Sunday, February 07, 2010

Odds and Ends

Here are a few recent tidbits that deserve Grits readers' attention:

Dallas constables' ongoing fiasco
At the Dallas News, Ed Timms and Kevin Krause have the story of a deputy constable with a checkered past accused of committing several felony crimes, including "unauthorized use of two motor vehicles, tampering with government records and coercing two women into performing sexual acts instead of arresting them on outstanding warrants." (UPDATE 2/8: See a followup story.) Meanwhile his blustering boss Jaime Cortes told his troops that he doesn't fear being indicted or eating jail food, just in case that might be an issue. Another deputy constable is back on the force after $70K in drug money was found in her bedroom. And Dallas DA Craig Watkins was criticized last week by the Dallas News for using secret grand jury testimony in a civil action aimed at thwarting investigation of constables. I've not closely followed the fiascoes surrounding Dallas constables, but these stories provide a taste.

False alarm costs too high
In Frisco, according to the Dallas News Crime Blog, "
In 2009, the Frisco Police Department responded to 9,841 alarms and 99.6% of those were false alarms, city records show." The town will begin enforcing a new ordinance aiming at reducing false alarms on March 1. A better solution IMO would be requiring "verified response" by alarm companies before dispatching officers.

Public safety advice for Houston mayor
A real estate broker and a mechanical engineer recently offered up an interesting op ed suggesting how new Houston Mayor Annise Parker should reform the justice system.

Criminalizing auto accidents subjective
John Lomax at the Houston Press has an interesting article on the subjective nature of criminalizing auto accidents, to which Mark Bennett at Defending People reacted with a good discussion of the case at the center of the story and the cost-benefit analysis in which victims engage depending on who is footing the bill. Bennett also has some A+ quotes in the text of the story.

Business leaders for "right-sizing" prisons
The Pew Center on the States last month published a document called "Right-sizing prisons: Business leaders make the case for corrections reform."

Why is crime declining?
The Crime Report this week had a pair of stories analyzing causes of "The Great American Crime Drop." See parts one and two.

Since when are Americans afraid of trials?
Houston attorney Patrick McCann wonders "since when are Americans afraid of trials?" He argues: "
We did not hold trials at the end of World War II for the Nazi leadership in order to punish the guilty; no punishment in the power of man would have been adequate for that. We held them so that there would be a record for all to see and for all to know, that these things actually happened, and so that the world would not forget. We do that now for Bosnia, and for Sierra Leone, and for East Timor, and we must do it for the crimes that those who support al-Qaida have committed. We must do that so no one will forget and so that the world will see what these men are."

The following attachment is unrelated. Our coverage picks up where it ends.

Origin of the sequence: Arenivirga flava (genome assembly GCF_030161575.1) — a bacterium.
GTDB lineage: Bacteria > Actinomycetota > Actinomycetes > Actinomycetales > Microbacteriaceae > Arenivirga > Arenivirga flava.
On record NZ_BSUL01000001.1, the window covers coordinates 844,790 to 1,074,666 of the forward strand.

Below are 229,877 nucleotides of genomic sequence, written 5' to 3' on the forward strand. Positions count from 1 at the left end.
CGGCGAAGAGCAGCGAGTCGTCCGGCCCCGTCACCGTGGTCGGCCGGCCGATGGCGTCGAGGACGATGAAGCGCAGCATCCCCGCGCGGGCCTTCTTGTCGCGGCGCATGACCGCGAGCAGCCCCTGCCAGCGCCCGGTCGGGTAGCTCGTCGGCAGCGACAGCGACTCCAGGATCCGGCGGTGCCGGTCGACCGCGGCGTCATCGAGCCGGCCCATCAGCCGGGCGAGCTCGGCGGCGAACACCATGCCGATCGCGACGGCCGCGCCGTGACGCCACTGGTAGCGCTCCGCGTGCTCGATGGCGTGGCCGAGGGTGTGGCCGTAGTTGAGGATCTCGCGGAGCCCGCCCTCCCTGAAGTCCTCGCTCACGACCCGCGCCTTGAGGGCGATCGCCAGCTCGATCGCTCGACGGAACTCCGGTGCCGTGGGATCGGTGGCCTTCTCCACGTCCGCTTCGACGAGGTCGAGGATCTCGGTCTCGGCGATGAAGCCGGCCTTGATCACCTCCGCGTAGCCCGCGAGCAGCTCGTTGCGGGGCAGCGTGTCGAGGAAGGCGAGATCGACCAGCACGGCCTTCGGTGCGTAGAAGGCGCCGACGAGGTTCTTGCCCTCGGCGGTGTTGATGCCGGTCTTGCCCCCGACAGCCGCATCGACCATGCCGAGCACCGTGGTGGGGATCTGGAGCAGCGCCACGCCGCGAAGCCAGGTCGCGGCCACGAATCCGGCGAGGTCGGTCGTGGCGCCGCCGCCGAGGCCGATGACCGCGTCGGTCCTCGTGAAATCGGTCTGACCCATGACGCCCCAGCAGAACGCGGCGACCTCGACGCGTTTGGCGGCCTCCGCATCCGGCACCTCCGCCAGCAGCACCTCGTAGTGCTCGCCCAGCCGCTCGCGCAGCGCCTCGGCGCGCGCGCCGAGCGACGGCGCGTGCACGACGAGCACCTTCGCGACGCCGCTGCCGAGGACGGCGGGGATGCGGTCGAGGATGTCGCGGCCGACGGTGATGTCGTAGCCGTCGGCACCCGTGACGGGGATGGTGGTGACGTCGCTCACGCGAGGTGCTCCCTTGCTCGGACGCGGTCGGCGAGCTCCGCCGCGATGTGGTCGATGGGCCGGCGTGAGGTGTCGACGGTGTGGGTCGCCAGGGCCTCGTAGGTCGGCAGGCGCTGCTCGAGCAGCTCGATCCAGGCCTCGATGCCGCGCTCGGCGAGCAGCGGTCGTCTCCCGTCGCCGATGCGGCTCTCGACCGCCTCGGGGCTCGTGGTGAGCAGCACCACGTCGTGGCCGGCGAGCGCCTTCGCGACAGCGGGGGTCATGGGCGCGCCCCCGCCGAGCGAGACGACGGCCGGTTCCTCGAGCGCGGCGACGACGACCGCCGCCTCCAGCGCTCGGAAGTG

DNA database expansion diverts focus from crimesolving
Julia Davis at the LA Homeland Security Examiner says the focus on expanding DNA databases - including for infants and petty criminal offenses - has diminished the tool's effectiveness at solving crimes and resulted in massive backlogs that delay and thwart justice.

'Shoefiti'
The LA Times suggests that shoes hung by their laces on utility wires are the "new graffiti"(though there's nothing really new about it). I tend to agree with the commenter who reacted: "
Really? The shoes are the eyesore? What about the ugly canvas of wires they are hanging on? The shoes are the focus because, suddenly, people can no longer ignore the tangle of wires and optical cables that we allow to save the utilities the cost of burying them which they are required to do in more exclusive communities. It is the wires, not the shoes."

2 comments:

Anonymous said...

I just read the article about the criminalization of auto accidents. I applaud the Houston DA's office for attempting to bring some sanity and common sense to the issue. But, there is a much bigger issue that concerns me. That being disparate treatment under the criminal justice system. If the lady in that case had been a wealthy, influential member of the community I think it would have been very unlikely that she would have ever been charged. Or, if she had been a law enforcement officer, public office, judge, etc. the idea of criminal charges wouldn't have been given much thought. This idea applies to more than just traffic accidents. Police and prosecutors have a lot of discretion in many situations and often the decision to prosecute someone is determined by the socioeconomic status, standing in the community or other factors. I'm thinking of one really good example. I recall several years ago a daycare worker in the Dallas area was prosecuted because she left a very young child in a van and the child died. In Smith County a reserve police officer did the same thing but was not even indicted. I'm not suggesting that a case such as that should be handled one way or the other, just that if someone does the same thing that someone else does they should be treated the same. Either both cases should have been prosecuted or both cases should not have been prosecuted. Unfortunately, the idea of equal treatment under the law is nothing more than a fantasy.

alex said...

Many victims, not all, have a thirst for vengeance and feel slighted if the authorities don't give it to them. The courts shouldn't be used as part of the grieving process. The Courts are supposed to be about The Rule of Law. "It's not about what you know, it's about what you can prove."